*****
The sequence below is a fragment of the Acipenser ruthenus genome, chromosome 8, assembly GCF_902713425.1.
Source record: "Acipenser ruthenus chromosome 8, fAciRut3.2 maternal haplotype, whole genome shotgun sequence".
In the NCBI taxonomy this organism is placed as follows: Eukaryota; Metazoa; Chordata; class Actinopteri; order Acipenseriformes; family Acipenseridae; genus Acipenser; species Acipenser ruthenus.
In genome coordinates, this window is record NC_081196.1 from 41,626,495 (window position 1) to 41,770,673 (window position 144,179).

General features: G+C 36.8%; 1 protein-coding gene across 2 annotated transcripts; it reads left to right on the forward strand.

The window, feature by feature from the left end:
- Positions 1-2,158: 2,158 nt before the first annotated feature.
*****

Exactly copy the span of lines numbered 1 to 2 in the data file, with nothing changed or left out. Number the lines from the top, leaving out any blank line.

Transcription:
The sequence below is a fragment of the Acipenser ruthenus genome, chromosome 8, assembly GCF_902713425.1.
Source record: "Acipenser ruthenus chromosome 8, fAciRut3.2 maternal haplotype, whole genome shotgun sequence".